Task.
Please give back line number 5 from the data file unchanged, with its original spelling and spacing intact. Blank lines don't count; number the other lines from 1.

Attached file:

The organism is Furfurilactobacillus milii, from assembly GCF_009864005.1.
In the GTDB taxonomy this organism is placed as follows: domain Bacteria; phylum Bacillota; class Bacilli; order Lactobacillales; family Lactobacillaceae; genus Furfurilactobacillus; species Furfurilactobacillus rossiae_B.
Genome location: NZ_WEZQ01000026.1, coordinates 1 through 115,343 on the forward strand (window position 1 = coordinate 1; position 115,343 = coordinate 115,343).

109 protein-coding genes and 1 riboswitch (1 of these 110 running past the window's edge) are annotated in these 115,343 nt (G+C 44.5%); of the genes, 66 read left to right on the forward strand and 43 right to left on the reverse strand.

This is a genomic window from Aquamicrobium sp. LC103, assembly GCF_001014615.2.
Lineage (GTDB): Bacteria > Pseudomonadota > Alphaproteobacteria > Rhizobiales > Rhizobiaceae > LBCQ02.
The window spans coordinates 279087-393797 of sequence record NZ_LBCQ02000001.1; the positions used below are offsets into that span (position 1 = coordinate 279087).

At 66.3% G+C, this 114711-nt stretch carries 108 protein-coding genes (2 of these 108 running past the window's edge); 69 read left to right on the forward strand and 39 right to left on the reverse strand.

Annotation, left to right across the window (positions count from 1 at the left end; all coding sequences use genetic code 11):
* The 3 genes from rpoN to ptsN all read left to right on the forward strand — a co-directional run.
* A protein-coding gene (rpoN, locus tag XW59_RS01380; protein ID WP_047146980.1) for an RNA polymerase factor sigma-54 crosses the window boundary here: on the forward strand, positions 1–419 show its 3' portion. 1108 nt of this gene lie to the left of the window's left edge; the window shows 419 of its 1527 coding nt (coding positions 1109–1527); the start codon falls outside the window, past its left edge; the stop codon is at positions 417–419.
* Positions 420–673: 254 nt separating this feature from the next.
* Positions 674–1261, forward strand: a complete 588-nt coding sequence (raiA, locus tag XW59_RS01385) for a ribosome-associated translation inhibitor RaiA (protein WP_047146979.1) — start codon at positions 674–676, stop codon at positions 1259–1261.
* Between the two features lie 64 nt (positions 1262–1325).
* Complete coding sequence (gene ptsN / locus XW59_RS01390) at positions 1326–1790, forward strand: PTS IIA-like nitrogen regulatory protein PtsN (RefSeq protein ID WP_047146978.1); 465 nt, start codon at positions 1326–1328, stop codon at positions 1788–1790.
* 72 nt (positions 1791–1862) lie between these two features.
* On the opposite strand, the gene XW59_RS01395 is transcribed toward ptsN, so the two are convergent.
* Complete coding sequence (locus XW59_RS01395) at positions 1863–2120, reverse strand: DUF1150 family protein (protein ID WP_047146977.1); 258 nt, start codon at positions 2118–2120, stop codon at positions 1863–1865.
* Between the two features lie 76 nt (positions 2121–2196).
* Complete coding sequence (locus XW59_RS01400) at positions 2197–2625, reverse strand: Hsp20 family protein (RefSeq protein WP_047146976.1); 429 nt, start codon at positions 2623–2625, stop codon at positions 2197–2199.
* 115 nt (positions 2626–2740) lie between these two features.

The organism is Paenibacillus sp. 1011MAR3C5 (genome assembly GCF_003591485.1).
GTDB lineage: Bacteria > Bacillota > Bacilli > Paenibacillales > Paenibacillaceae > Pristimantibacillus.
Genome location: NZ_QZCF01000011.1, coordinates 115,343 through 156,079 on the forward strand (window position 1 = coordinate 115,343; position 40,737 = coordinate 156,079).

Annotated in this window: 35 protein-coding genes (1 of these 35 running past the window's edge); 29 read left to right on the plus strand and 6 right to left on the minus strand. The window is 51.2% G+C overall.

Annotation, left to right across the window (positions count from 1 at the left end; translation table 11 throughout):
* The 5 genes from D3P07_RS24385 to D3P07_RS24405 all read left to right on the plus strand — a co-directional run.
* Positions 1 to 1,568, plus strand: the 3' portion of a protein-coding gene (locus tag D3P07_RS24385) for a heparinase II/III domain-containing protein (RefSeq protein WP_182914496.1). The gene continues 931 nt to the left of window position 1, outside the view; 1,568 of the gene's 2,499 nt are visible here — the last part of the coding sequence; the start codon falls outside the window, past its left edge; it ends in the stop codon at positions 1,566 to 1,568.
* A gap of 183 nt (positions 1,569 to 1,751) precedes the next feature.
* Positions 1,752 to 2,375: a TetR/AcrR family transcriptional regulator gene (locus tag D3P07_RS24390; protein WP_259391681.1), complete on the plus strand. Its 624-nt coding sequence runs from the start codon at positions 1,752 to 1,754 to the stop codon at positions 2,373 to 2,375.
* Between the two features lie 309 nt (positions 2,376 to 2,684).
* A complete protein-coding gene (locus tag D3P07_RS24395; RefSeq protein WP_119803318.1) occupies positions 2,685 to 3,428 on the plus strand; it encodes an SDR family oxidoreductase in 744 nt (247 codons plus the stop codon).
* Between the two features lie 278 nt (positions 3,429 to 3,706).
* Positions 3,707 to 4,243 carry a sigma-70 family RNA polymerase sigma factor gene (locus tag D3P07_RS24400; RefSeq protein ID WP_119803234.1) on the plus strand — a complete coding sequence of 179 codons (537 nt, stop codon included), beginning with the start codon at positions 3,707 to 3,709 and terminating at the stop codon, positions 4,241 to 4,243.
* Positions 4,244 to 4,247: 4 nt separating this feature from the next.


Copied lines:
This is a genomic window from Aquamicrobium sp. LC103, assembly GCF_001014615.2.